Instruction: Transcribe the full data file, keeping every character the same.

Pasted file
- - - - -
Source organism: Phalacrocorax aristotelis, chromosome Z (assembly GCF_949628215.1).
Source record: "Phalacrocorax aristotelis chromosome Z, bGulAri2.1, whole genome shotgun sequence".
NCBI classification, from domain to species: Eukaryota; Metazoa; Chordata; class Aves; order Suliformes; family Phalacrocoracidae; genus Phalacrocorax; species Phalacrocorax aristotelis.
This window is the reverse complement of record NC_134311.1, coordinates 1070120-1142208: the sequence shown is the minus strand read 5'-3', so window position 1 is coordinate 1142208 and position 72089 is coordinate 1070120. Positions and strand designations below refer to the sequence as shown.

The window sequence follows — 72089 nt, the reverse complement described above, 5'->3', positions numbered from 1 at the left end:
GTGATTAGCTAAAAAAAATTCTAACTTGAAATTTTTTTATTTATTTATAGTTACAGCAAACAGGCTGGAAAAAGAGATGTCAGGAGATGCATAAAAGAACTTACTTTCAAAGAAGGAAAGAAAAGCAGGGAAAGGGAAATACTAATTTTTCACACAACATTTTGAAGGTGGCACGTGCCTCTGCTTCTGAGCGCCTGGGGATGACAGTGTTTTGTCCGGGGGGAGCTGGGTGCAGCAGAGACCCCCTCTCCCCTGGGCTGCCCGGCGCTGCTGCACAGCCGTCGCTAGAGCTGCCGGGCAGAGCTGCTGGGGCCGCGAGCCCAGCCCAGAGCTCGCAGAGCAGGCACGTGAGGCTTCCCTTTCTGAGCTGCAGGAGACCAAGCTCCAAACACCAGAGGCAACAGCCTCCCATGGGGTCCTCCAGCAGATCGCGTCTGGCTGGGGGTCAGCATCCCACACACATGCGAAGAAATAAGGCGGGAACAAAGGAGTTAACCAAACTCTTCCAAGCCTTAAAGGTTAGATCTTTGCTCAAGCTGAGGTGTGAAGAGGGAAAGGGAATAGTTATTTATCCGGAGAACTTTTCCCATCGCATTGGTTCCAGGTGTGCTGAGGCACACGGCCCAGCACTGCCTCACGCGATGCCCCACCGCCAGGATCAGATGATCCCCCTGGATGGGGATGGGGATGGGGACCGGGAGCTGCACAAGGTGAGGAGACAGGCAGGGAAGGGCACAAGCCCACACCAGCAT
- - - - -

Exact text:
Source organism: Phalacrocorax aristotelis, chromosome Z (assembly GCF_949628215.1).
Source record: "Phalacrocorax aristotelis chromosome Z, bGulAri2.1, whole genome shotgun sequence".
NCBI classification, from domain to species: Eukaryota; Metazoa; Chordata; class Aves; order Suliformes; family Phalacrocoracidae; genus Phalacrocorax; species Phalacrocorax aristotelis.
This window is the reverse complement of record NC_134311.1, coordinates 1070120-1142208: the sequence shown is the minus strand read 5'-3', so window position 1 is coordinate 1142208 and position 72089 is coordinate 1070120. Positions and strand designations below refer to the sequence as shown.

The window sequence follows — 72089 nt, the reverse complement described above, 5'->3', positions numbered from 1 at the left end:
GTGATTAGCTAAAAAAAATTCTAACTTGAAATTTTTTTATTTATTTATAGTTACAGCAAACAGGCTGGAAAAAGAGATGTCAGGAGATGCATAAAAGAACTTACTTTCAAAGAAGGAAAGAAAAGCAGGGAAAGGGAAATACTAATTTTTCACACAACATTTTGAAGGTGGCACGTGCCTCTGCTTCTGAGCGCCTGGGGATGACAGTGTTTTGTCCGGGGGGAGCTGGGTGCAGCAGAGACCCCCTCTCCCCTGGGCTGCCCGGCGCTGCTGCACAGCCGTCGCTAGAGCTGCCGGGCAGAGCTGCTGGGGCCGCGAGCCCAGCCCAGAGCTCGCAGAGCAGGCACGTGAGGCTTCCCTTTCTGAGCTGCAGGAGACCAAGCTCCAAACACCAGAGGCAACAGCCTCCCATGGGGTCCTCCAGCAGATCGCGTCTGGCTGGGGGTCAGCATCCCACACACATGCGAAGAAATAAGGCGGGAACAAAGGAGTTAACCAAACTCTTCCAAGCCTTAAAGGTTAGATCTTTGCTCAAGCTGAGGTGTGAAGAGGGAAAGGGAATAGTTATTTATCCGGAGAACTTTTCCCATCGCATTGGTTCCAGGTGTGCTGAGGCACACGGCCCAGCACTGCCTCACGCGATGCCCCACCGCCAGGATCAGATGATCCCCCTGGATGGGGATGGGGATGGGGACCGGGAGCTGCACAAGGTGAGGAGACAGGCAGGGAAGGGCACAAGCCCACACCAGCAT